2. Create a user group of those that is made up of users not allowed to access FTP on the other side of the FortiGate unit.
    3. Make sure that existing policies do not allow FTP traffic to the other side of the FortiGate unit1.
    4. Create a User Identity policy that allows traffic from the “allowed group” to go through the firewall and denies traffic from the “not allowed” group and place the policy early in the sequence before any policy that might DENY or block FTP.
    5. Verify that it works.

The disadvantage of this approach is that it can require more administrative overhead to make sure that the correct users are in the correct group.

  1. Those that can vs. everybody else
    1. Create a user group that includes the accounts of those users allowed to access FTP on the other side of the FortiGate unit.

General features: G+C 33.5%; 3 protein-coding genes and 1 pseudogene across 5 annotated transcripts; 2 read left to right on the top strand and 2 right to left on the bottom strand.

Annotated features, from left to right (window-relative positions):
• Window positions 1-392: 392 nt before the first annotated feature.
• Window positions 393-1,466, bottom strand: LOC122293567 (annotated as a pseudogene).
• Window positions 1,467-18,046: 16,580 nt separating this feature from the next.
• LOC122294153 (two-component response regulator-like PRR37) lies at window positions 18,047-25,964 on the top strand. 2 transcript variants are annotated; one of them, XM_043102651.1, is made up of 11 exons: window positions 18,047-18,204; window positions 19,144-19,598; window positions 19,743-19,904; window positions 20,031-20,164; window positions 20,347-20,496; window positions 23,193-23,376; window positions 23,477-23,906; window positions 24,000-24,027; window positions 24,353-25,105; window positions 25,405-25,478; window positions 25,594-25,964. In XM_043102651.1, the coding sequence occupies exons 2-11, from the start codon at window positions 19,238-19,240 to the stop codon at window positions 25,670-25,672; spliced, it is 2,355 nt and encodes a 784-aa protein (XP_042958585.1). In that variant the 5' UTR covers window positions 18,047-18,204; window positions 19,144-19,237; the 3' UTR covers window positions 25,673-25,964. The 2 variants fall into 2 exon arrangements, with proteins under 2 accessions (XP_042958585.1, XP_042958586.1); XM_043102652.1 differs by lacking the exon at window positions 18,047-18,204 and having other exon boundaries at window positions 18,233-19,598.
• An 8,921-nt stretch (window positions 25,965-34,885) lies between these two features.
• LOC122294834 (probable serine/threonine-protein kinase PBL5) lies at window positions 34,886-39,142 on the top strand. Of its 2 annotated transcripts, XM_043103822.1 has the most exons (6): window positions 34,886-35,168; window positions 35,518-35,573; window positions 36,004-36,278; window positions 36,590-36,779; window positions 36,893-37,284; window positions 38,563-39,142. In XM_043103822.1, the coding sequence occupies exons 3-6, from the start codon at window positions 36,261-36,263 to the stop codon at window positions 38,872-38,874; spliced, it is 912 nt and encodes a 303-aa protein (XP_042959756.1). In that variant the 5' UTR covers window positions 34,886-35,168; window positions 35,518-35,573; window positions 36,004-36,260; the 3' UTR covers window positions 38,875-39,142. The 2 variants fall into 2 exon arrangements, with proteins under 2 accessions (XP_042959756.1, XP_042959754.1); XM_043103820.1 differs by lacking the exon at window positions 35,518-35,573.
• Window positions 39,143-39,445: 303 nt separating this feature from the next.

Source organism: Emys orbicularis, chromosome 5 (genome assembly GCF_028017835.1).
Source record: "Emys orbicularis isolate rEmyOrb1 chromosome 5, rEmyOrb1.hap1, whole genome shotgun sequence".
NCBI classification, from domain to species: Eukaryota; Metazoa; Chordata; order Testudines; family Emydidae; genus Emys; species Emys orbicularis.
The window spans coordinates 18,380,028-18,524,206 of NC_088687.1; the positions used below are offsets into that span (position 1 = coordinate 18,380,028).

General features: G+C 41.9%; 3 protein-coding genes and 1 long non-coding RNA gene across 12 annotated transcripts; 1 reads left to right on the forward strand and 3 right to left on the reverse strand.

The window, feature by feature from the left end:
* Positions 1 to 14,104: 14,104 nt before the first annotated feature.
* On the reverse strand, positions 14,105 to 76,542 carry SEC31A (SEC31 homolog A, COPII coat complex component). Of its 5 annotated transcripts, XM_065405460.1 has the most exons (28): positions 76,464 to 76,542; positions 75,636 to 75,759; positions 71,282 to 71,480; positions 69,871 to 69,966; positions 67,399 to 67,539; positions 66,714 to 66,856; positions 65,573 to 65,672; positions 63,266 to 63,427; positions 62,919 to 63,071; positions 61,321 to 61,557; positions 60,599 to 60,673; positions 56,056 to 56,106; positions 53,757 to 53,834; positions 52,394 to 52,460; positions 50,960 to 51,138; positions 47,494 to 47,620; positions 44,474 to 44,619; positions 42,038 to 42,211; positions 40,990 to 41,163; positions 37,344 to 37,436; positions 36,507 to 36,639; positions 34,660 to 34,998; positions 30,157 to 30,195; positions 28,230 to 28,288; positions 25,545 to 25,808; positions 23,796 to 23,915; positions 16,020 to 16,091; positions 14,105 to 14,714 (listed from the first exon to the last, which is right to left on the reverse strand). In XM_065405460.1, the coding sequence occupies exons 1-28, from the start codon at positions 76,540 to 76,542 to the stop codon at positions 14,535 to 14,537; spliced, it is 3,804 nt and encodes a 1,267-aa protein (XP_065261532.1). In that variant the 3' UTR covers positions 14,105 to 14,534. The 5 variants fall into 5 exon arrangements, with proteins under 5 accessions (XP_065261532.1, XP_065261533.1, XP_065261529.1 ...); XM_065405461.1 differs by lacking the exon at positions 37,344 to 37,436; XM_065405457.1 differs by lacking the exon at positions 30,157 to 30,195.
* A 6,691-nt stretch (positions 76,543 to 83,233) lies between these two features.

2. Make sure that existing policies do not allow FTP traffic to the other side of the FortiGate unit1.
    3. Create a User Identity policy that allows traffic from the “allowed group” to go through the firewall and place the policy early in the sequence before any policy that might DENY or block FTP.
    4. Verify that it works.

The advantage is that you only have to worry about the keeping the “allowed” users in the group. Everyone else is taken care of automatically.

Allowing FTP only for specified machines

Some organizations limit the use of some types of access to specific devices. If the organization uses static IP addresses then a regular Address policy can be used. The two approaches used are:

  1. Using Address policies
    1. In the Firewall Objects section create address objects for any of the devices allowed to use FTP.
    2. Create an address group of addresses that make up devices allowed access.
    3. Make sure that existing policies do not allow FTP traffic to the other side of the FortiGate unit1.
    4. Create a policy with the address group from Step ii. as a Source Address that allows the FTP traffic and place the policy early in the sequence before any policy that might DENY or block FTP.